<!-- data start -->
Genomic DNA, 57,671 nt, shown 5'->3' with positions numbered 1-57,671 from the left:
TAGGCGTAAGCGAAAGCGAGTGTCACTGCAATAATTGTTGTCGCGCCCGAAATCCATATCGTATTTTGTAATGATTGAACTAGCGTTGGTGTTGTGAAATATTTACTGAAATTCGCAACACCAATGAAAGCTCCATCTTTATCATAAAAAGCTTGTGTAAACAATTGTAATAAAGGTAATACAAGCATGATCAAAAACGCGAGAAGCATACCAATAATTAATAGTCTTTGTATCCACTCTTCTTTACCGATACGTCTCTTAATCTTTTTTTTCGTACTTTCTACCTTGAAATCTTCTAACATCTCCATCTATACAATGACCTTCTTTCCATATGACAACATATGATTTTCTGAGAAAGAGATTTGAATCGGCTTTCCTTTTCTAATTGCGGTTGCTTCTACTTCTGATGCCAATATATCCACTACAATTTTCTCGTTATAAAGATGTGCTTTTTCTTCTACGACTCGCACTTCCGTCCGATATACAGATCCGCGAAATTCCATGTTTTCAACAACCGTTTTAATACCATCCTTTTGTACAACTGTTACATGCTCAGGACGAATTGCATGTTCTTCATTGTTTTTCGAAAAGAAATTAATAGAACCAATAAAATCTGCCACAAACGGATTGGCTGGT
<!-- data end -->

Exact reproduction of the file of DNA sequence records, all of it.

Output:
Genomic DNA, 57,671 nt, shown 5'->3' with positions numbered 1-57,671 from the left:
TAGGCGTAAGCGAAAGCGAGTGTCACTGCAATAATTGTTGTCGCGCCCGAAATCCATATCGTATTTTGTAATGATTGAACTAGCGTTGGTGTTGTGAAATATTTACTGAAATTCGCAACACCAATGAAAGCTCCATCTTTATCATAAAAAGCTTGTGTAAACAATTGTAATAAAGGTAATACAAGCATGATCAAAAACGCGAGAAGCATACCAATAATTAATAGTCTTTGTATCCACTCTTCTTTACCGATACGTCTCTTAATCTTTTTTTTCGTACTTTCTACCTTGAAATCTTCTAACATCTCCATCTATACAATGACCTTCTTTCCATATGACAACATATGATTTTCTGAGAAAGAGATTTGAATCGGCTTTCCTTTTCTAATTGCGGTTGCTTCTACTTCTGATGCCAATATATCCACTACAATTTTCTCGTTATAAAGATGTGCTTTTTCTTCTACGACTCGCACTTCCGTCCGATATACAGATCCGCGAAATTCCATGTTTTCAACAACCGTTTTAATACCATCCTTTTGTACAACTGTTACATGCTCAGGACGAATTGCATGTTCTTCATTGTTTTTCGAAAAGAAATTAATAGAACCAATAAAATCTGCCACAAACGGATTGGCTGGT